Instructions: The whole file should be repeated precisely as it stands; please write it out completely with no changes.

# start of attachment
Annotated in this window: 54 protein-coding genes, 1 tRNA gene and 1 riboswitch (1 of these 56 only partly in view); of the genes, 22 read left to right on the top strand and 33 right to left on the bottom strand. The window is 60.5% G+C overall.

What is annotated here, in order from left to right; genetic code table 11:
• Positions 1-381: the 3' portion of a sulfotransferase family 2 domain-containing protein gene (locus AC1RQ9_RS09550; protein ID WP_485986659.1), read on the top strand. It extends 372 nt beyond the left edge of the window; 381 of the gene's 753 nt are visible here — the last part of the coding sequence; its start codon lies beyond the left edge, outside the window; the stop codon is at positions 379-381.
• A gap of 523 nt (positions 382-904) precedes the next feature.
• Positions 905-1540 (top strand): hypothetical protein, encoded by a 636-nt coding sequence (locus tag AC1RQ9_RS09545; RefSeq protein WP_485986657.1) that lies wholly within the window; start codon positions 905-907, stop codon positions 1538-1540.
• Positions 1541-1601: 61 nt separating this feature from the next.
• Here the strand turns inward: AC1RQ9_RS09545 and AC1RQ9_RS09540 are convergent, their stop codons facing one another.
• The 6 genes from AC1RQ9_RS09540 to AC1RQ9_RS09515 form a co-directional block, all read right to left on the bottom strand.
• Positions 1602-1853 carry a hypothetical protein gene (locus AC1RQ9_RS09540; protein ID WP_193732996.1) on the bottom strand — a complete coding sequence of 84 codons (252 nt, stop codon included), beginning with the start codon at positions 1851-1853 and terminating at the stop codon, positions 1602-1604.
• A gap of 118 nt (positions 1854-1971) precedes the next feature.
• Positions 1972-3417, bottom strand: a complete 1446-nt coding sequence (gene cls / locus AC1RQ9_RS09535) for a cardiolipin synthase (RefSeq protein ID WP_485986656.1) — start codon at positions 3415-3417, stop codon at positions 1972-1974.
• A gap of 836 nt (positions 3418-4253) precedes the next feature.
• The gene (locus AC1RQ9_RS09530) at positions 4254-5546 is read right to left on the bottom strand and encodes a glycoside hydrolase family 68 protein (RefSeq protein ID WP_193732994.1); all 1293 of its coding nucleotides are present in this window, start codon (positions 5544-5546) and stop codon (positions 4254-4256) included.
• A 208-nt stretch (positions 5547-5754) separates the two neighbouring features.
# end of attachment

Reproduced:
Annotated in this window: 54 protein-coding genes, 1 tRNA gene and 1 riboswitch (1 of these 56 only partly in view); of the genes, 22 read left to right on the top strand and 33 right to left on the bottom strand. The window is 60.5% G+C overall.

What is annotated here, in order from left to right; genetic code table 11:
• Positions 1-381: the 3' portion of a sulfotransferase family 2 domain-containing protein gene (locus AC1RQ9_RS09550; protein ID WP_485986659.1), read on the top strand. It extends 372 nt beyond the left edge of the window; 381 of the gene's 753 nt are visible here — the last part of the coding sequence; its start codon lies beyond the left edge, outside the window; the stop codon is at positions 379-381.
• A gap of 523 nt (positions 382-904) precedes the next feature.
• Positions 905-1540 (top strand): hypothetical protein, encoded by a 636-nt coding sequence (locus tag AC1RQ9_RS09545; RefSeq protein WP_485986657.1) that lies wholly within the window; start codon positions 905-907, stop codon positions 1538-1540.
• Positions 1541-1601: 61 nt separating this feature from the next.
• Here the strand turns inward: AC1RQ9_RS09545 and AC1RQ9_RS09540 are convergent, their stop codons facing one another.
• The 6 genes from AC1RQ9_RS09540 to AC1RQ9_RS09515 form a co-directional block, all read right to left on the bottom strand.
• Positions 1602-1853 carry a hypothetical protein gene (locus AC1RQ9_RS09540; protein ID WP_193732996.1) on the bottom strand — a complete coding sequence of 84 codons (252 nt, stop codon included), beginning with the start codon at positions 1851-1853 and terminating at the stop codon, positions 1602-1604.
• A gap of 118 nt (positions 1854-1971) precedes the next feature.
• Positions 1972-3417, bottom strand: a complete 1446-nt coding sequence (gene cls / locus AC1RQ9_RS09535) for a cardiolipin synthase (RefSeq protein ID WP_485986656.1) — start codon at positions 3415-3417, stop codon at positions 1972-1974.
• A gap of 836 nt (positions 3418-4253) precedes the next feature.
• The gene (locus AC1RQ9_RS09530) at positions 4254-5546 is read right to left on the bottom strand and encodes a glycoside hydrolase family 68 protein (RefSeq protein ID WP_193732994.1); all 1293 of its coding nucleotides are present in this window, start codon (positions 5544-5546) and stop codon (positions 4254-4256) included.
• A 208-nt stretch (positions 5547-5754) separates the two neighbouring features.